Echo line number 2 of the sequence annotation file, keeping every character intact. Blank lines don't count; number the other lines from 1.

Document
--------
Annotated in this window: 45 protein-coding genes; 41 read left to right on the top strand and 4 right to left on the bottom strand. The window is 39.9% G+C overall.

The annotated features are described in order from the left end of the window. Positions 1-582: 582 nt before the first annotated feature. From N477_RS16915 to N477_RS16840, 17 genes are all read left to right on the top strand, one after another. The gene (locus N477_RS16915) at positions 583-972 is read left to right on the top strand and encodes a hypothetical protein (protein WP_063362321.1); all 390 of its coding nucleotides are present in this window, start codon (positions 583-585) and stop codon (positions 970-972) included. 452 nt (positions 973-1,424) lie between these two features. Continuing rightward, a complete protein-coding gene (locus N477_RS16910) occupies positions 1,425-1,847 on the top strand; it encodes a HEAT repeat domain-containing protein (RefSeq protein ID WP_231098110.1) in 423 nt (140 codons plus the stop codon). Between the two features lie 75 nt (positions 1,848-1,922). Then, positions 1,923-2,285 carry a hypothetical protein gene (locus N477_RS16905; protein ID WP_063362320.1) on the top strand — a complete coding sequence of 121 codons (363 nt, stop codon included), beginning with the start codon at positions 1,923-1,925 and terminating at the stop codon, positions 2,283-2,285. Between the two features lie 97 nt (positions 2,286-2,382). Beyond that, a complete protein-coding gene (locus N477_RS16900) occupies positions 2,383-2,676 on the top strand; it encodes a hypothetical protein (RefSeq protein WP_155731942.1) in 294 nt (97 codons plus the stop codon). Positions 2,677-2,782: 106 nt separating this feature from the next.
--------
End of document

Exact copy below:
The annotated features are described in order from the left end of the window. Positions 1-582: 582 nt before the first annotated feature. From N477_RS16915 to N477_RS16840, 17 genes are all read left to right on the top strand, one after another. The gene (locus N477_RS16915) at positions 583-972 is read left to right on the top strand and encodes a hypothetical protein (protein WP_063362321.1); all 390 of its coding nucleotides are present in this window, start codon (positions 583-585) and stop codon (positions 970-972) included. 452 nt (positions 973-1,424) lie between these two features. Continuing rightward, a complete protein-coding gene (locus N477_RS16910) occupies positions 1,425-1,847 on the top strand; it encodes a HEAT repeat domain-containing protein (RefSeq protein ID WP_231098110.1) in 423 nt (140 codons plus the stop codon). Between the two features lie 75 nt (positions 1,848-1,922). Then, positions 1,923-2,285 carry a hypothetical protein gene (locus N477_RS16905; protein ID WP_063362320.1) on the top strand — a complete coding sequence of 121 codons (363 nt, stop codon included), beginning with the start codon at positions 1,923-1,925 and terminating at the stop codon, positions 2,283-2,285. Between the two features lie 97 nt (positions 2,286-2,382). Beyond that, a complete protein-coding gene (locus N477_RS16900) occupies positions 2,383-2,676 on the top strand; it encodes a hypothetical protein (RefSeq protein WP_155731942.1) in 294 nt (97 codons plus the stop codon). Positions 2,677-2,782: 106 nt separating this feature from the next.